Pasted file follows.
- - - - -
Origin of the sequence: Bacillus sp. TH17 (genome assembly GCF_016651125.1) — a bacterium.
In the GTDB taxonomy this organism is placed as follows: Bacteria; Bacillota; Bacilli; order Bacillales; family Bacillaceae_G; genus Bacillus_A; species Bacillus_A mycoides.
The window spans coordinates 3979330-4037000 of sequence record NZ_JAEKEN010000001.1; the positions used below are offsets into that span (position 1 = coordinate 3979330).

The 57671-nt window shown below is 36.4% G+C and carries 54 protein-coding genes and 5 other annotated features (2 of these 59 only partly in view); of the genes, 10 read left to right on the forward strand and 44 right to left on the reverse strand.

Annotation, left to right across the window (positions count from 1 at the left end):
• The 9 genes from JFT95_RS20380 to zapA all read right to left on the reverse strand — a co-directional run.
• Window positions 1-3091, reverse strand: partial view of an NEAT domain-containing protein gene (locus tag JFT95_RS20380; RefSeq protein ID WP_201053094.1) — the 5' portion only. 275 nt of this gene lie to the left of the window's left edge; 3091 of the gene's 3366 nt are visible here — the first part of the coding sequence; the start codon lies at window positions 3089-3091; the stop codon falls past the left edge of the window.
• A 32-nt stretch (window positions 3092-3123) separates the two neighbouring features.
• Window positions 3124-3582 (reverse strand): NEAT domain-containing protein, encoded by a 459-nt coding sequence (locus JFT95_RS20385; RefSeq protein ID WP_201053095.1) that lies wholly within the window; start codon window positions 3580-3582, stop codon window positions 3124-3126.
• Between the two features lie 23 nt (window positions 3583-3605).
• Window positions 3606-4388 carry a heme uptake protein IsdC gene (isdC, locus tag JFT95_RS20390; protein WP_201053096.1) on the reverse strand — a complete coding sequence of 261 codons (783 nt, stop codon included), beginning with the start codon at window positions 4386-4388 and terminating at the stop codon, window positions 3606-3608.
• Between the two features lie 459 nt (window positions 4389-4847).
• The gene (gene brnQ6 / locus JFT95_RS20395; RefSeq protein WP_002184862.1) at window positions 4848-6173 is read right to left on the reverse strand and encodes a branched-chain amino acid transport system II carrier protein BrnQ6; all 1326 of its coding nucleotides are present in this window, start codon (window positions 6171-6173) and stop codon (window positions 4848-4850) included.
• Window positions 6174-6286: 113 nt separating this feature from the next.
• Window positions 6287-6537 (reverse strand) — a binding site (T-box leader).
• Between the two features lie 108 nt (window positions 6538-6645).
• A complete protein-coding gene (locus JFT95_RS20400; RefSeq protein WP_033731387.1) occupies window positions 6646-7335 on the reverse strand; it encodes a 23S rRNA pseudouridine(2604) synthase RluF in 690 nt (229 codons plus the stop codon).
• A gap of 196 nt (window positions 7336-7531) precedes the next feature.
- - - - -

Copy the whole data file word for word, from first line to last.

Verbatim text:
Origin of the sequence: Bacillus sp. TH17 (genome assembly GCF_016651125.1) — a bacterium.
In the GTDB taxonomy this organism is placed as follows: Bacteria; Bacillota; Bacilli; order Bacillales; family Bacillaceae_G; genus Bacillus_A; species Bacillus_A mycoides.
The window spans coordinates 3979330-4037000 of sequence record NZ_JAEKEN010000001.1; the positions used below are offsets into that span (position 1 = coordinate 3979330).

The 57671-nt window shown below is 36.4% G+C and carries 54 protein-coding genes and 5 other annotated features (2 of these 59 only partly in view); of the genes, 10 read left to right on the forward strand and 44 right to left on the reverse strand.

Annotation, left to right across the window (positions count from 1 at the left end):
• The 9 genes from JFT95_RS20380 to zapA all read right to left on the reverse strand — a co-directional run.
• Window positions 1-3091, reverse strand: partial view of an NEAT domain-containing protein gene (locus tag JFT95_RS20380; RefSeq protein ID WP_201053094.1) — the 5' portion only. 275 nt of this gene lie to the left of the window's left edge; 3091 of the gene's 3366 nt are visible here — the first part of the coding sequence; the start codon lies at window positions 3089-3091; the stop codon falls past the left edge of the window.
• A 32-nt stretch (window positions 3092-3123) separates the two neighbouring features.
• Window positions 3124-3582 (reverse strand): NEAT domain-containing protein, encoded by a 459-nt coding sequence (locus JFT95_RS20385; RefSeq protein ID WP_201053095.1) that lies wholly within the window; start codon window positions 3580-3582, stop codon window positions 3124-3126.
• Between the two features lie 23 nt (window positions 3583-3605).
• Window positions 3606-4388 carry a heme uptake protein IsdC gene (isdC, locus tag JFT95_RS20390; protein WP_201053096.1) on the reverse strand — a complete coding sequence of 261 codons (783 nt, stop codon included), beginning with the start codon at window positions 4386-4388 and terminating at the stop codon, window positions 3606-3608.
• Between the two features lie 459 nt (window positions 4389-4847).
• The gene (gene brnQ6 / locus JFT95_RS20395; RefSeq protein WP_002184862.1) at window positions 4848-6173 is read right to left on the reverse strand and encodes a branched-chain amino acid transport system II carrier protein BrnQ6; all 1326 of its coding nucleotides are present in this window, start codon (window positions 6171-6173) and stop codon (window positions 4848-4850) included.
• Window positions 6174-6286: 113 nt separating this feature from the next.
• Window positions 6287-6537 (reverse strand) — a binding site (T-box leader).
• Between the two features lie 108 nt (window positions 6538-6645).
• A complete protein-coding gene (locus JFT95_RS20400; RefSeq protein WP_033731387.1) occupies window positions 6646-7335 on the reverse strand; it encodes a 23S rRNA pseudouridine(2604) synthase RluF in 690 nt (229 codons plus the stop codon).
• A gap of 196 nt (window positions 7336-7531) precedes the next feature.